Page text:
New York Times does it again – this time it disses Honeycrisp apples

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The New York Times decided the other day to take a look at some of the best-tasting apple varieties in the country. And it decided that a new apple called Cosmic Crisp, which is being developed in Washington State, is about the best there is.

But in the process, the writer dissed one of Minnesota's favorite apples – the Honeycrisp, which was developed right here at the University of Minnesota.

The headline on the story even made a dig: Beyond the Honeycrisp Apple.

Here's what the Times had to say about the Honeycrisp:

Honeycrisp, introduced in 1991 by the University of Minnesota, set the standard for crispness, juiciness and upscale pricing. But for all its popularity, the apple is soft, quickly dissolving in the mouth. Its flavor is inconsistent and fades in long storage, and it is maddeningly difficult to grow.

As you might expect, some folks in Minnesota are none too pleased with the Times, especially since the great Grape Salad debacle of last year – when the newspaper declared Grape Salad the most quintessential Thanksgiving dish in Minnesota – is still fresh in our minds.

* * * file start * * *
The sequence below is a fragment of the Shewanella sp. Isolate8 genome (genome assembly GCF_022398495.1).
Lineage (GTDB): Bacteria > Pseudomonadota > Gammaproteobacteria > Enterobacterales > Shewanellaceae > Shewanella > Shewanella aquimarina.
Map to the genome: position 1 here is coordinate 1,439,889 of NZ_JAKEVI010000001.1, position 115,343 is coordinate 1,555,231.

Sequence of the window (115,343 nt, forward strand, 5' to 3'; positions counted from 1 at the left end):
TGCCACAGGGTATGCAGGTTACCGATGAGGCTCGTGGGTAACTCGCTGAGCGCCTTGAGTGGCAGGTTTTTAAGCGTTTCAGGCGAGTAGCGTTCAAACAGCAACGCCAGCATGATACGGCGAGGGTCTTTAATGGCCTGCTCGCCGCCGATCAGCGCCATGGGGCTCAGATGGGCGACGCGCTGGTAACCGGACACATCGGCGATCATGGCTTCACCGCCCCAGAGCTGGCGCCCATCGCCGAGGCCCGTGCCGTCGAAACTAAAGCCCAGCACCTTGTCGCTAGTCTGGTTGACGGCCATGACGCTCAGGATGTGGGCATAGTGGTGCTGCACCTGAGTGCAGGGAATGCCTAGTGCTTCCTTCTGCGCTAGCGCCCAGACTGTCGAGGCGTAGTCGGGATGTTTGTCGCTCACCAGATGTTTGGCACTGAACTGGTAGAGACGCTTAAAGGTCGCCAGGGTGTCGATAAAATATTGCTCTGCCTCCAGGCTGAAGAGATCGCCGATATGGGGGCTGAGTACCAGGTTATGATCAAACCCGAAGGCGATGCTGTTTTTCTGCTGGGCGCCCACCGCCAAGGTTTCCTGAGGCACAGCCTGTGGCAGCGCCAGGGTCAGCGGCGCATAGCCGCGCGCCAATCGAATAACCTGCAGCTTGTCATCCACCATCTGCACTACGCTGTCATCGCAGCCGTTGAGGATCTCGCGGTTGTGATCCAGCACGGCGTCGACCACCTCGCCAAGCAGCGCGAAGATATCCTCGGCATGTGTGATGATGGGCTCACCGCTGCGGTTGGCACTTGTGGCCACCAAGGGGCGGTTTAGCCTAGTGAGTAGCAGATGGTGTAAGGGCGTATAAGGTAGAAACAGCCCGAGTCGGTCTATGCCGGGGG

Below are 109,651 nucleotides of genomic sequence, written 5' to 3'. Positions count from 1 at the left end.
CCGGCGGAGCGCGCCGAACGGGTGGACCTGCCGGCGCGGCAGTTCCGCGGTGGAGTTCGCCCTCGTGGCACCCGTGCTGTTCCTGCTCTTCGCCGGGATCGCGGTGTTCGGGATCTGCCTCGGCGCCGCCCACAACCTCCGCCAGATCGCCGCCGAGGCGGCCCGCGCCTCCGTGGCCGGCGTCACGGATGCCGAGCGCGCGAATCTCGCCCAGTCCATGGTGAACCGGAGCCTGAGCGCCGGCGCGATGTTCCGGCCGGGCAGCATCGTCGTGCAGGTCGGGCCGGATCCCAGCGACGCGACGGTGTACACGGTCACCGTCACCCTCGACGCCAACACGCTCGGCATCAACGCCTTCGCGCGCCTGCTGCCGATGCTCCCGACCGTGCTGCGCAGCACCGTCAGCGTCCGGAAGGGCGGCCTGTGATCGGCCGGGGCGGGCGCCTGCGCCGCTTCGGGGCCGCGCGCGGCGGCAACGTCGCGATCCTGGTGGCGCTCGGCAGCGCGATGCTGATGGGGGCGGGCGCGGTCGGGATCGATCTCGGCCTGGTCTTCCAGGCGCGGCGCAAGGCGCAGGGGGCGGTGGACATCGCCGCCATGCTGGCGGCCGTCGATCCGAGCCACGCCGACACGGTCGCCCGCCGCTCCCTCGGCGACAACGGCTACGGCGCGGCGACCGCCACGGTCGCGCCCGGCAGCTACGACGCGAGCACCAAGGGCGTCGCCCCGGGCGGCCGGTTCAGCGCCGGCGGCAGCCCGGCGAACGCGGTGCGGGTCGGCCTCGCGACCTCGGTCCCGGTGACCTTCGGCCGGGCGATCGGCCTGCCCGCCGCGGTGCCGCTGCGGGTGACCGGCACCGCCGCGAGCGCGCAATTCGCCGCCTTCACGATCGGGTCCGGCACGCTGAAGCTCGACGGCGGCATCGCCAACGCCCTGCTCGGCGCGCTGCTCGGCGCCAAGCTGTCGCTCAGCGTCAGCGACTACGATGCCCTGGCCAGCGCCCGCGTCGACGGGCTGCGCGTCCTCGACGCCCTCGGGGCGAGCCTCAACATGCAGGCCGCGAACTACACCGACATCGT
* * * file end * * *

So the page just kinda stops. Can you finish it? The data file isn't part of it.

https://twitter.com/lukehellier/status/662016459397165056

The Star Tribune talked with David Belford, one of the U's longtime apple breeders, who said there's no way the Honeycrisp can be described as "soft."

He said anyone who tastes a soft Honeycrisp probably ate one that wasn't grown in Minnesota. If they're grown in a place that's warmer than Minnesota, or picked at the wrong time, they won't taste as good as the ones grown here.

Local Honeycrisp fans can attest to that.

The Times article noted the constant activity among apple breeders to come up with the next big hit. It went so far as to call the Cosmic Crisp – a cross between the Honeycrisp and Enterprise – "the most promising and important apple of the future." It won't be on the market for another four years.

The U of M's Bedford isn't quite so impressed. He told the Star Tribune he's tasted the Cosmic Crisp, and while he said it's a good apple, he's not sure it's going to be a "rock star."

Meantime, the University of Minnesota has introduced two apple varieties that ripen earlier than Honeycrisp: the SweeTango, which has been available since 2008, and another as-yet-unnamed variety that will be on the market in 2017.

You can find out more here about the Honeycrisp and other apple varieties developed at the University of Minnesota.

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